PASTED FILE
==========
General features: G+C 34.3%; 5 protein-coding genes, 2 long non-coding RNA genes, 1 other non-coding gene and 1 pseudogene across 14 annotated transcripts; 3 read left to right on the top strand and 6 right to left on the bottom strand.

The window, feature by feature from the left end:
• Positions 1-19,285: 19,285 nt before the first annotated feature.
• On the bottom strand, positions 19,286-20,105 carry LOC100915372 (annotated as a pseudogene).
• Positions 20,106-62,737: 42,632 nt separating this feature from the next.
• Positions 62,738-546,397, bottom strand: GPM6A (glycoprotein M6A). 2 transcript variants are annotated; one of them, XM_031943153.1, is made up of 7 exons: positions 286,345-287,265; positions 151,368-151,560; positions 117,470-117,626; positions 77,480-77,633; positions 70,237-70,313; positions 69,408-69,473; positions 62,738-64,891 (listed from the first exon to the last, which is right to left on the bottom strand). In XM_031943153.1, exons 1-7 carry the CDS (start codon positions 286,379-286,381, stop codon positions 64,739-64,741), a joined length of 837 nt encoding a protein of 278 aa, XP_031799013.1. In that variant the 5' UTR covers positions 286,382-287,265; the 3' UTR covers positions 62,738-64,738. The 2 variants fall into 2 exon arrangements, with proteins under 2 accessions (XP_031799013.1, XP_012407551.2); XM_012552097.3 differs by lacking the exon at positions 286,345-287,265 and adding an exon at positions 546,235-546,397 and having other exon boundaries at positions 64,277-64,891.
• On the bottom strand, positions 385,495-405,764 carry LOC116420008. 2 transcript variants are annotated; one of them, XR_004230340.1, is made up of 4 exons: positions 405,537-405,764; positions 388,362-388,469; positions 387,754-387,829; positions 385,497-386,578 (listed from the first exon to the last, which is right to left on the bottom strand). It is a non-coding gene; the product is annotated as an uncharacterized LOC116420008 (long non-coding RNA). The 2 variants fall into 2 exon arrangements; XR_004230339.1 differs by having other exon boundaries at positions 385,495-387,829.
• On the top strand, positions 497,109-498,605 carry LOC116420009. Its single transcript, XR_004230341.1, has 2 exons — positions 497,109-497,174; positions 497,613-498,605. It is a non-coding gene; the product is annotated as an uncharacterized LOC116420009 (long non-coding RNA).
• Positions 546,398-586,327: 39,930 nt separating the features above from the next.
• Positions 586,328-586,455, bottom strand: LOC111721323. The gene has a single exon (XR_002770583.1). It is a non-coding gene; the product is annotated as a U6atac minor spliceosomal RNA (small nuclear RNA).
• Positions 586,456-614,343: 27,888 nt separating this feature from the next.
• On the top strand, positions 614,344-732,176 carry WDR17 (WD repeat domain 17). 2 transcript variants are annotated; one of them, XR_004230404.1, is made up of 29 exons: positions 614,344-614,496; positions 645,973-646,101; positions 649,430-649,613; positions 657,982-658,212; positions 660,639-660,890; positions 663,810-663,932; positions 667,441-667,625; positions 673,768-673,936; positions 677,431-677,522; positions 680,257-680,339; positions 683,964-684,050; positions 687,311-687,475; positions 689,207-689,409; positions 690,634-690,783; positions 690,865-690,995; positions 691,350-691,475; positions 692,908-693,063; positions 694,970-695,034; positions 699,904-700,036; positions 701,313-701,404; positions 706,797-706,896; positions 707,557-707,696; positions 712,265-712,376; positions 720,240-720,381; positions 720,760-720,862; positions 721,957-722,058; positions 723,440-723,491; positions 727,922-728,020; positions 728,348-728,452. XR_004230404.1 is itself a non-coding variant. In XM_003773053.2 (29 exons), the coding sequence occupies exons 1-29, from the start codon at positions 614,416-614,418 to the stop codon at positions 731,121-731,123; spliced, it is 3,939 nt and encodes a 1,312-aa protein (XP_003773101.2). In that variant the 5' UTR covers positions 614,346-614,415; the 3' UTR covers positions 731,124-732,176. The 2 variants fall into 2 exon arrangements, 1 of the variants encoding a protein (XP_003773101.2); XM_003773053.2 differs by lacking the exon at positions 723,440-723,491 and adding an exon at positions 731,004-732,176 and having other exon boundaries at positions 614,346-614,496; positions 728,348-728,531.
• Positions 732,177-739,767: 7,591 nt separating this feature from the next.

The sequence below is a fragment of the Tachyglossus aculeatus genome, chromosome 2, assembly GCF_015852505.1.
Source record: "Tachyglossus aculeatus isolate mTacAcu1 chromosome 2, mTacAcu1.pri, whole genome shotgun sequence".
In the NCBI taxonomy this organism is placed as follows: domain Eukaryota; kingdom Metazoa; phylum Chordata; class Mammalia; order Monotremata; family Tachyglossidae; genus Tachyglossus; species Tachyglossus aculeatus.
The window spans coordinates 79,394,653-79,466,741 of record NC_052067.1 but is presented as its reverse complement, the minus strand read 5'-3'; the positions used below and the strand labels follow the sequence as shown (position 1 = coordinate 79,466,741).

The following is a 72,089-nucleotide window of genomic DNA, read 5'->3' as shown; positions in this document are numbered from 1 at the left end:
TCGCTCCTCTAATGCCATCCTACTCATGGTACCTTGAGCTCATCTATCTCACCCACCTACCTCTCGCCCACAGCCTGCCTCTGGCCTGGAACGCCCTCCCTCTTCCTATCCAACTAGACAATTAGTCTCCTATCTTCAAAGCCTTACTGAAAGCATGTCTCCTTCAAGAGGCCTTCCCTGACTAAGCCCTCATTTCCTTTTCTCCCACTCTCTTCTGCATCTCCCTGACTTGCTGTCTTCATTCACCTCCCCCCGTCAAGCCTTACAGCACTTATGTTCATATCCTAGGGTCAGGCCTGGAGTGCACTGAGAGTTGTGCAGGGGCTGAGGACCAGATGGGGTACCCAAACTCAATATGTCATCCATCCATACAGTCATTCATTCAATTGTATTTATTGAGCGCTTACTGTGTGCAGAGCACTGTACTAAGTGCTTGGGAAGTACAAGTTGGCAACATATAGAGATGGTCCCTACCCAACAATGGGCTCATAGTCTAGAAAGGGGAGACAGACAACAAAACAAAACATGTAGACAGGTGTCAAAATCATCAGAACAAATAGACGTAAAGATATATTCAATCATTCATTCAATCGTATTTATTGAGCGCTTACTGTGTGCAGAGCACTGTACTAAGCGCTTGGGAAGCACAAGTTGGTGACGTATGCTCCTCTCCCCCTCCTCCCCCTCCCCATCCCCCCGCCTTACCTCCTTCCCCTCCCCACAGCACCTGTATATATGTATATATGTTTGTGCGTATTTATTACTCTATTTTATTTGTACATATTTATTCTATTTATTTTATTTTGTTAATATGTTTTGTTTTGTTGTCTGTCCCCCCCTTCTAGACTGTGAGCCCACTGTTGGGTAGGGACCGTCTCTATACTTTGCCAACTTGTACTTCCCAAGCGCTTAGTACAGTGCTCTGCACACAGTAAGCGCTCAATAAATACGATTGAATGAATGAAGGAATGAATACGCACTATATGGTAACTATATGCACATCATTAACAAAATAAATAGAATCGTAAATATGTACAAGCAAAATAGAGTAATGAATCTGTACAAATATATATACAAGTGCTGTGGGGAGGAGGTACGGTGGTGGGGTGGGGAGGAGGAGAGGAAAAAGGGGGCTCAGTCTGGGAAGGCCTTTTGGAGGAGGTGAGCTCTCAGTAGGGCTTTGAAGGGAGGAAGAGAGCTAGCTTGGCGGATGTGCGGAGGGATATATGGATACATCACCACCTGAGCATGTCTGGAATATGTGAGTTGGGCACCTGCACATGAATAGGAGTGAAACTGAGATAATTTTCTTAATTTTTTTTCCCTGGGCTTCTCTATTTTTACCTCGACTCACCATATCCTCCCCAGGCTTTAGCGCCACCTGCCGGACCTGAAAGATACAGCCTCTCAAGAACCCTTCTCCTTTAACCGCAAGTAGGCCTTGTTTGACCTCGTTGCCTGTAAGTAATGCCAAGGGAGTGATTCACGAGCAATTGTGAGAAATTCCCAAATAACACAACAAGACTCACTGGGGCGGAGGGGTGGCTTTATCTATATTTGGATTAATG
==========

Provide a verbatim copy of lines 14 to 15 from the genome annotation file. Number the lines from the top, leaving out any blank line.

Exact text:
The sequence below is a fragment of the Tachyglossus aculeatus genome, chromosome 2, assembly GCF_015852505.1.
Source record: "Tachyglossus aculeatus isolate mTacAcu1 chromosome 2, mTacAcu1.pri, whole genome shotgun sequence".